Embittered by his electoral defeat and unable to renegotiate a position for himself at the table, Jabotinsky and his Revisionists left the Zionist Congress and in 1935 formed their own New Zionist Organization (NZO). The NZO was maximalist in its demands, seeking to evacuate the Jews from Europe immediately. Eventually, the NZO was able to claim its own army, when the Irgun placed itself under Jabotinsky’s command in 1936. Jabotinsky, who was still reeling from the detachment of Transjordan from the League of Nations Mandate, rejected the ensuing Peel Commission’s proposal for the further partition of Palestine, putting him at odds with Chaim Weizmann, the President of the World Zionist Organization. His rejection, though, had nothing to do with a refusal to forsake the biblical Judea and Samaria; like the Likud today, he couched his maximalist arguments in the language of security.
When the Peel plan devolved into violence and another Arab revolt, Jewish extremists met terror with terror. Jabotinsky, from his European exile, played a double game, sending coded approvals to the Jewish terrorists, while issuing public statements condemning them. As the situation for European Jewry became more desperate toward 1939, with the British White Paper limiting immigration to Palestine and Nazi Germany gaining ground, Jabotinsky sought agreements with Poland to allow for the establishment on Polish soil of Zionist military training camps, while he helped coordinate illegal Jewish immigration to Palestine. He died in the Catskills in 1940.
Parts of Halkin’s narrative allow the reader to glimpse Jabotinsky’s complicated personality. For instance, after Ben-Gurion and Jabotinsky met in Pinchas Rutenberg’s London hotel room in 1934 to discuss a political compromise, they exchanged a series of sentimental and admiring letters–an odd end to such a nasty political campaign. But ultimately Halkin does little to reveal Jabotinsky’s inner motivations, psychology, and philosophy. Jabotinsky was, as Michael Stanislawski reminded us in his 2001 book Zionism and the Fin de Siècle, a Russian cosmopolitan writer before he became a Zionist politician — his poetry, feuilletons, plays, and novels present insightful observations about revolutionary Russia and the developing post-imperial world. Halkin’s chapters on Jabotinsky’s early life as a man of letters in Odessa pale in comparison to the vividness with which he depicts the Zionist infighting of the interwar period. Certainly Jabotinsky admired Theodor Herzl — another journalist reinvented as a Zionist activist — a point Halkin makes on multiple occasions, but the connection with Herzl is overrated, designed by Jabotinsky’s admirers to situate him as Herzl’s successor. We learn little about his other early influences, about how Jabotinsky fit in with the Odessa literati, or about how his experiences in the declining Russian Empire influenced his Zionist thought. These are matters about which Jabotinsky had a lot to say. In a follow-up piece to “The Iron Wall,” Jabotinsky acknowledged that his views on Palestine were derived from his observations of the Ukrainian independence movement during the Russian Civil War, and his own support for that movement infuriated many of his supporters who blamed the Ukrainian leadership for the pogroms of the period. Halkin’s discussion of Jabotinsky’s two most famous works of fiction, Samson the Nazirite (1926) and The Five (1935), are also patchy and focused primarily on what they reveal about the author’s political philosophy, rather than Jabotinsky the person. Finally, Halkin elides discussion of Jabotinsky’s disdain for religion, a trait that continues to make him an uncomfortable hero for the modern Israeli Right.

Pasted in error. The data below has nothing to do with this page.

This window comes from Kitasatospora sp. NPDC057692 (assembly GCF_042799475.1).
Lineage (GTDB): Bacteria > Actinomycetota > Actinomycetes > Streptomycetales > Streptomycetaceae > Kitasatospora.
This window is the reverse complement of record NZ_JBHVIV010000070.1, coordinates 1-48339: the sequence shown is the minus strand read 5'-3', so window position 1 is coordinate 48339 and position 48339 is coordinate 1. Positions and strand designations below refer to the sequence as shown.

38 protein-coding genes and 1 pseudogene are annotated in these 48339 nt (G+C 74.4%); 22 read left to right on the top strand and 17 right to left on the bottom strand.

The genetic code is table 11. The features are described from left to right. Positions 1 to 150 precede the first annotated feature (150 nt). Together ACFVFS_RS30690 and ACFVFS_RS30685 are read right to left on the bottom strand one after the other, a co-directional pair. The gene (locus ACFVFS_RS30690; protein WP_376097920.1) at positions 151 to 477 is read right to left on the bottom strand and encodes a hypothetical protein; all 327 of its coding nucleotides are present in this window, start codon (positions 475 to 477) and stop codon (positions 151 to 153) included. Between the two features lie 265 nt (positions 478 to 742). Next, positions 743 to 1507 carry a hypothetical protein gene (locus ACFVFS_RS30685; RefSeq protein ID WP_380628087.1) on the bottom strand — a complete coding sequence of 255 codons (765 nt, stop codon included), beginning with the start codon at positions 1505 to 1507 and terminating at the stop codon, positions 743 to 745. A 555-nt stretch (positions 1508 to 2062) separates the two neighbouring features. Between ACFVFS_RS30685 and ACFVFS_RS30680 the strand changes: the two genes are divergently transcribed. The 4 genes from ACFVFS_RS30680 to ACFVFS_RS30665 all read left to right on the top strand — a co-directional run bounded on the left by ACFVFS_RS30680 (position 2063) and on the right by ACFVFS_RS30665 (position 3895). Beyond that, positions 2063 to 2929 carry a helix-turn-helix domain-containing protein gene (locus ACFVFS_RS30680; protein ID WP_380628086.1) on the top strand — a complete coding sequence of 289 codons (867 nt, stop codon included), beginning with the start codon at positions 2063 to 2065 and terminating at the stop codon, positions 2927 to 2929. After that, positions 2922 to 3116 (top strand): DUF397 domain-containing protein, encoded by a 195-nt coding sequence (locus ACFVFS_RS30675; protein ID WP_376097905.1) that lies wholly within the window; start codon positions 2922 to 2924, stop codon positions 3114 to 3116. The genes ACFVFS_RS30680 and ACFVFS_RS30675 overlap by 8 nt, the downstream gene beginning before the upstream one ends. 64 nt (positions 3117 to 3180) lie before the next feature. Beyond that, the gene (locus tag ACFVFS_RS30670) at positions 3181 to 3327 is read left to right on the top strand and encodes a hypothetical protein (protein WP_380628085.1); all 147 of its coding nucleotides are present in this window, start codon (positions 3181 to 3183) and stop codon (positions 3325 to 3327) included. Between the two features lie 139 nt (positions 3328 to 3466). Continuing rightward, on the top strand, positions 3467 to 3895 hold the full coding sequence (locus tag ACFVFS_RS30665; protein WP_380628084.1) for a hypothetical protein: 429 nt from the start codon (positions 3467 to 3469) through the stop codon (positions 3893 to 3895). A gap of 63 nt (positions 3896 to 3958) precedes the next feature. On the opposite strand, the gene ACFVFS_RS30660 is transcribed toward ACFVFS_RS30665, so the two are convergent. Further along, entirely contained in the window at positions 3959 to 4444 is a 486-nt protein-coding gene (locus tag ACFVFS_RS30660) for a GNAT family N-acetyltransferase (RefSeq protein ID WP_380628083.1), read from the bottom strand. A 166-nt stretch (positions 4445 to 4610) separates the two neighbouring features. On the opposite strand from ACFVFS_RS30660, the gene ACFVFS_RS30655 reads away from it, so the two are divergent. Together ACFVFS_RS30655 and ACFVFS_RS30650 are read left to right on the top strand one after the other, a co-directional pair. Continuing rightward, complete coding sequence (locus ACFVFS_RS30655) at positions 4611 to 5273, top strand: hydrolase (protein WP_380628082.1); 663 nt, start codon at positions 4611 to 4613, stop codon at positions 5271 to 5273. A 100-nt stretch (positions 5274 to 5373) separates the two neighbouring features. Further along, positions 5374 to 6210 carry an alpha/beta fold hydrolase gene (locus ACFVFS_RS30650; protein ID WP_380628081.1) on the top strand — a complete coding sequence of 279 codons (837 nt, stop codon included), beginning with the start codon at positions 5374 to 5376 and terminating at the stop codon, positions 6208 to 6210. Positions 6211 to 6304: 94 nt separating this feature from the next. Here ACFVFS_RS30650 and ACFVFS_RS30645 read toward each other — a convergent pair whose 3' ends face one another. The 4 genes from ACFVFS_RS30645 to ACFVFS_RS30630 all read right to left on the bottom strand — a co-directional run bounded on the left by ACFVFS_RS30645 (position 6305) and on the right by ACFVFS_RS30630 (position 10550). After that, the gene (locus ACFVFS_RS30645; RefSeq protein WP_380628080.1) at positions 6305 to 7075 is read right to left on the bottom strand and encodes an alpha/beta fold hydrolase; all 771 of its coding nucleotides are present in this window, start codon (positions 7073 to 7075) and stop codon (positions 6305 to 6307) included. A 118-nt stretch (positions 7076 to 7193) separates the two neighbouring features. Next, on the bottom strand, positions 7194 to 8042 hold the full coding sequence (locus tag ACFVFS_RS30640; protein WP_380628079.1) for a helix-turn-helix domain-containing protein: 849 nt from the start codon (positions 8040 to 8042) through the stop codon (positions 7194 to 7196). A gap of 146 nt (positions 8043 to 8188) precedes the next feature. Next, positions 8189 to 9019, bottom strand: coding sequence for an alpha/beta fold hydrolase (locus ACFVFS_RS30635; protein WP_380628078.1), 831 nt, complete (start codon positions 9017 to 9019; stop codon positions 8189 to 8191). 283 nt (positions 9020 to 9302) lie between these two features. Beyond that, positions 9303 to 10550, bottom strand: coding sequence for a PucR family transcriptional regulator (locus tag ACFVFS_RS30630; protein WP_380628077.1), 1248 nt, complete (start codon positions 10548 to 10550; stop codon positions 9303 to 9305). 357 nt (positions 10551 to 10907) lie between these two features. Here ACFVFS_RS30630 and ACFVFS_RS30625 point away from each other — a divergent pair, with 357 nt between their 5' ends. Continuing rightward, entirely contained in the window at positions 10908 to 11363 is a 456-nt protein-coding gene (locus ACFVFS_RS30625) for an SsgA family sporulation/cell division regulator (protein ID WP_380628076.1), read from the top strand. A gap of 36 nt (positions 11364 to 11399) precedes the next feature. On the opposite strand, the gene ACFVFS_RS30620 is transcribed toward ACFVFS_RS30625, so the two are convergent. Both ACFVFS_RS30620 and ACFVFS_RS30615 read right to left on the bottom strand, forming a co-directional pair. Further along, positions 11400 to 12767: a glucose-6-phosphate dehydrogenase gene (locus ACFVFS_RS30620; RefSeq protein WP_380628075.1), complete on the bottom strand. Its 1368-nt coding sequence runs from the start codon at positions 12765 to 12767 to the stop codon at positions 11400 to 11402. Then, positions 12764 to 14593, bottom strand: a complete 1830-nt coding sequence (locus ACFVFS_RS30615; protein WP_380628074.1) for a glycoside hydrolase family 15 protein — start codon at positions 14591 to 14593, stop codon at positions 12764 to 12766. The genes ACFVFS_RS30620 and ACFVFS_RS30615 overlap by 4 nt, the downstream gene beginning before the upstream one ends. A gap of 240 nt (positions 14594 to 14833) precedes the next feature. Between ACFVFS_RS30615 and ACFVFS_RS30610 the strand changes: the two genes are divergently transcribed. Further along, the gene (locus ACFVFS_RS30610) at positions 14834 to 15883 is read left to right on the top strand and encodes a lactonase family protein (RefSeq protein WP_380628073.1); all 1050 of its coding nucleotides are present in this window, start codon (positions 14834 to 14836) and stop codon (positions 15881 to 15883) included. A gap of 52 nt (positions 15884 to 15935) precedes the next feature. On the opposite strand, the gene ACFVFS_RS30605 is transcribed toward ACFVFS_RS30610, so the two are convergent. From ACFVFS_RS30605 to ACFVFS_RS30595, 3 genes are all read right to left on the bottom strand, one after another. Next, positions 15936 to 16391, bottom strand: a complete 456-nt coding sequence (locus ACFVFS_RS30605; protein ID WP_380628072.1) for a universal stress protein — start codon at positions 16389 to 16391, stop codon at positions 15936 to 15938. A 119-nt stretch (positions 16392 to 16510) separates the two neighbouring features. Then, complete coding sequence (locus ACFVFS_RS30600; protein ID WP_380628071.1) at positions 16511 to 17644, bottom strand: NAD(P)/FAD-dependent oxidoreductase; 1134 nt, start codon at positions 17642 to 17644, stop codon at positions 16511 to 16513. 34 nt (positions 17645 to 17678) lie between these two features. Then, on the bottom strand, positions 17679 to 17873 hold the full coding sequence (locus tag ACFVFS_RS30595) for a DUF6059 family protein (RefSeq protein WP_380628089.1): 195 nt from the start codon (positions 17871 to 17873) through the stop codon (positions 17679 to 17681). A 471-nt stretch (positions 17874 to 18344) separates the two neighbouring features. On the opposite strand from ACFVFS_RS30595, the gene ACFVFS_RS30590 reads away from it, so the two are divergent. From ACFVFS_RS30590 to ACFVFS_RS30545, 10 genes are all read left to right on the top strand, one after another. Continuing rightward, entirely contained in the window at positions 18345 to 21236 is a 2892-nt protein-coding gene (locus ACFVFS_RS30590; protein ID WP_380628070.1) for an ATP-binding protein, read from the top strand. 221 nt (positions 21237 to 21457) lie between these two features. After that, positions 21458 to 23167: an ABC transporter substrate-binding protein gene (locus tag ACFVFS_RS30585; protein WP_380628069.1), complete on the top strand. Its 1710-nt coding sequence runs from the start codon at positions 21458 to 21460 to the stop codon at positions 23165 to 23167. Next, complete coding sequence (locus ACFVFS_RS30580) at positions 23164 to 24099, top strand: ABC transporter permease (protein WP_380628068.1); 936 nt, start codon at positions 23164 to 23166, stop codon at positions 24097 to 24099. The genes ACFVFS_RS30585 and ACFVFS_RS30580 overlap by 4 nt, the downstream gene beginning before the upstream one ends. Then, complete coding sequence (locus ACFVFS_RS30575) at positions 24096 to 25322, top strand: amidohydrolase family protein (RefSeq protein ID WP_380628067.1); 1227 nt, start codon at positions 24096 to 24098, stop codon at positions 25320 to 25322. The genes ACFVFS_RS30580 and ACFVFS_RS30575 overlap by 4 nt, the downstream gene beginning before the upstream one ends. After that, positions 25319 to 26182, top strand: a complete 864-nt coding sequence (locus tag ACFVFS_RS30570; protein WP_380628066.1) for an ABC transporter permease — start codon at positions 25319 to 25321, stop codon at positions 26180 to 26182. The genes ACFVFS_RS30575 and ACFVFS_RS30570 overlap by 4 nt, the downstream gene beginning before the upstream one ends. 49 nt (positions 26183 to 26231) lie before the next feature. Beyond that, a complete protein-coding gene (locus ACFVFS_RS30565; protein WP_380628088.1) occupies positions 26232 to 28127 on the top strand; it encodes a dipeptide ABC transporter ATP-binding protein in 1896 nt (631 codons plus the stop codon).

In his epilogue, Halkin imagines a conversation with the ghost of Jabotinsky about the future of Israel today. It is only in this section that Jabotinsky wavers and equivocates: “the best possible deal for the Jewish people was all I wanted,” Halkin’s imagined Jabotinsky declares. But Jabotinsky was very clear in what he wanted for the Jewish state: a Jewish majority backed by a strong military. Had he lived to see it, he would have been proud of what Ben-Gurion achieved and, who knows, perhaps would even have admired his erstwhile rival’s attack on the ship named in his honor.